The wreck of a Japanese merchant ship has been found in the South China Sea on which more than a thousand prisoners of war perished during World War II. With the help of specialists from the Dutch soil research company Fugro, the Montevideo Maru was found off the Philippine coast at a depth of 4,000 metres, deeper than the Titanic. The shipwreck will be left undisturbed.
The ship was en route from Papua New Guinea to the Japanese-occupied Chinese province of Hainan when it was hit by torpedoes from a US warship on July 1, 1942. The boat capsized and sank in eleven minutes. 1060 POWs died, including 980 Australians and dozens of civilians from fourteen countries, including two POWs from the Netherlands, according to a Red Cross record. The Americans did not know that there were POWs on board.
Most of the prisoners of war were Australian soldiers who were stationed at a British army base near the town of Rabaul, in the Australian part of New Guinea. The base fell into Japanese hands in January 1942, shortly after the attack on Pearl Harbor. The Montevideo Maru disaster is the worst maritime disaster in Australian history.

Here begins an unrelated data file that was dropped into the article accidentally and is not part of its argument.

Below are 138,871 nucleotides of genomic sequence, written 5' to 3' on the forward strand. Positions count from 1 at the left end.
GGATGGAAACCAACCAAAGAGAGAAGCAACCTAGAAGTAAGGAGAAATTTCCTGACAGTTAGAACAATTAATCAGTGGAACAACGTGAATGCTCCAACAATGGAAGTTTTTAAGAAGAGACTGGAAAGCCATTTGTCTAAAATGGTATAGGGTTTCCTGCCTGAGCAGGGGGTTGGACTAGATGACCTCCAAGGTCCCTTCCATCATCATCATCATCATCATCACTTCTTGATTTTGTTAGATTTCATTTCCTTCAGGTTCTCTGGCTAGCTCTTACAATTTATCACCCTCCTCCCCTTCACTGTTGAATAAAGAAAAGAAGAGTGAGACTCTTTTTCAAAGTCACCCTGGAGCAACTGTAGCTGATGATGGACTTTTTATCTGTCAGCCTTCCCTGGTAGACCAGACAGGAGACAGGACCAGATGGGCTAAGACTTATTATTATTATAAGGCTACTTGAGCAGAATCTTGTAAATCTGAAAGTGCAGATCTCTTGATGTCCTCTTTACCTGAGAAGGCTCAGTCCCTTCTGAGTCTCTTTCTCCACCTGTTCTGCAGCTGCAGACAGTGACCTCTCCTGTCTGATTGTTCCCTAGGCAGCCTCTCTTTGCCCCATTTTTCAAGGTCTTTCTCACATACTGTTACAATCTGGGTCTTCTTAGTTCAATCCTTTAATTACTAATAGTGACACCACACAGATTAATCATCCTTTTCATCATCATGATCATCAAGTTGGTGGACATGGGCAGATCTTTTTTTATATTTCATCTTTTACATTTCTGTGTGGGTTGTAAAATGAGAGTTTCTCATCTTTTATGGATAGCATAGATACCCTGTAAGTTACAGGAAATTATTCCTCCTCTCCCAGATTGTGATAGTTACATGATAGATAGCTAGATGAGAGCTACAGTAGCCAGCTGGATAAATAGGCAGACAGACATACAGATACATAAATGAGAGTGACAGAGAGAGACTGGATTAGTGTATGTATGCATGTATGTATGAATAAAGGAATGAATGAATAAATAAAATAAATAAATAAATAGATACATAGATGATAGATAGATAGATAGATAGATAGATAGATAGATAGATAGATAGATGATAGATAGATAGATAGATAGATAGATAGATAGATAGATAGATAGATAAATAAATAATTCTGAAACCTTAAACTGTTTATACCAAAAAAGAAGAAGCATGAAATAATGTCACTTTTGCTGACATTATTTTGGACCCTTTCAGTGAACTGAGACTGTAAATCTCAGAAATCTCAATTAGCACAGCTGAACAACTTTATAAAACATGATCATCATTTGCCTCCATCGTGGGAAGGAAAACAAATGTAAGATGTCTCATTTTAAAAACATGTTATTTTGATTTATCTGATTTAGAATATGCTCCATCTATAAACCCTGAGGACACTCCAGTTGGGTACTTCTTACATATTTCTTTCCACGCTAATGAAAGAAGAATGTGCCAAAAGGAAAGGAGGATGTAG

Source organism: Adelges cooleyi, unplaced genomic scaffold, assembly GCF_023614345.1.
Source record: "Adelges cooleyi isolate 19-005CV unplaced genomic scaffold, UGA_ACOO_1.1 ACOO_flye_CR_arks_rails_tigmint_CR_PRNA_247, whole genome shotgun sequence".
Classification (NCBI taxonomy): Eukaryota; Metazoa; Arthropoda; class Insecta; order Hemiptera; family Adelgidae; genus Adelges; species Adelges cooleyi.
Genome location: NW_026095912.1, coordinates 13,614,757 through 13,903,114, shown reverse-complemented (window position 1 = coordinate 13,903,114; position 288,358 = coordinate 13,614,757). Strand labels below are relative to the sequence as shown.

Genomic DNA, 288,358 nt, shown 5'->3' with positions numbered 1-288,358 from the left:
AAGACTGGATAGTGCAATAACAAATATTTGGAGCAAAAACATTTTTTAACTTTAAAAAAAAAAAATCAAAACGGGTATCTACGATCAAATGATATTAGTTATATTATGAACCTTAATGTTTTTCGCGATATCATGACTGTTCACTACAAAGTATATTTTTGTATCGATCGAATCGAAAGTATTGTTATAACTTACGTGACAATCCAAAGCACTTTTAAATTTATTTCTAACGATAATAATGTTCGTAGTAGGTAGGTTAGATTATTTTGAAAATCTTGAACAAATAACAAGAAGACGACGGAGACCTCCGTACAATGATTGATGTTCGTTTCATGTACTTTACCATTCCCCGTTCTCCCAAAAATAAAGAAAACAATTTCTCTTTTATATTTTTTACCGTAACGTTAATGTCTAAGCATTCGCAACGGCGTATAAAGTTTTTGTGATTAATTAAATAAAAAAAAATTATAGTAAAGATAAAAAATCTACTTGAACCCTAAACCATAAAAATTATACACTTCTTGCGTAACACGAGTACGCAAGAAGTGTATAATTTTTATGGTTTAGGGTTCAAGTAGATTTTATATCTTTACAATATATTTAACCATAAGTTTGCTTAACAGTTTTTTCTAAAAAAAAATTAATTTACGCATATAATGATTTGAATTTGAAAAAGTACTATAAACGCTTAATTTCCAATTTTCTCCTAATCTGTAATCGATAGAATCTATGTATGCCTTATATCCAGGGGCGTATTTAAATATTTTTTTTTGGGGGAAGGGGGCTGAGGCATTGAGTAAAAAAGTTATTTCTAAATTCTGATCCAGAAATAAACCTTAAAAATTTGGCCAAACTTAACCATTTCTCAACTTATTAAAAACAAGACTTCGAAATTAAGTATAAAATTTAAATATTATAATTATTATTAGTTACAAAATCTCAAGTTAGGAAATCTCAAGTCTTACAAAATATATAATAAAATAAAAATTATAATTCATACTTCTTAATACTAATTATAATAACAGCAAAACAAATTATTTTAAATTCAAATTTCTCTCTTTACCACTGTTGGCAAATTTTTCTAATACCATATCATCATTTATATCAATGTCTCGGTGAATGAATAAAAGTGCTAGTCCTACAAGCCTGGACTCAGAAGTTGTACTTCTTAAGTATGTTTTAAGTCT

The Australian non-profit organization Silentworld Foundation has spent five years preparing for the search for the ship. This month enough data had been collected for a targeted search. The wreck was found after 12 days of searching with the help of the Australian Ministry of Defense and a Fugro vessel and deep-sea specialists. A self-propelled underwater vehicle was used, which scanned the seabed with sonar equipment.
These images from the organization show how the seabed was mapped:
According to a Fugro spokesperson, large parts of the seabed can be mapped quickly. “That is necessary, because the ship lying on the bottom is very small compared to the environment.”
The wreck was found 110 kilometers southwest of the Philippine island of Luzon. Australian Prime Minister Albanese says an extraordinary effort has led to the finding of “the final resting place of the lost souls”. He hopes it will give the relatives “a measure of peace”.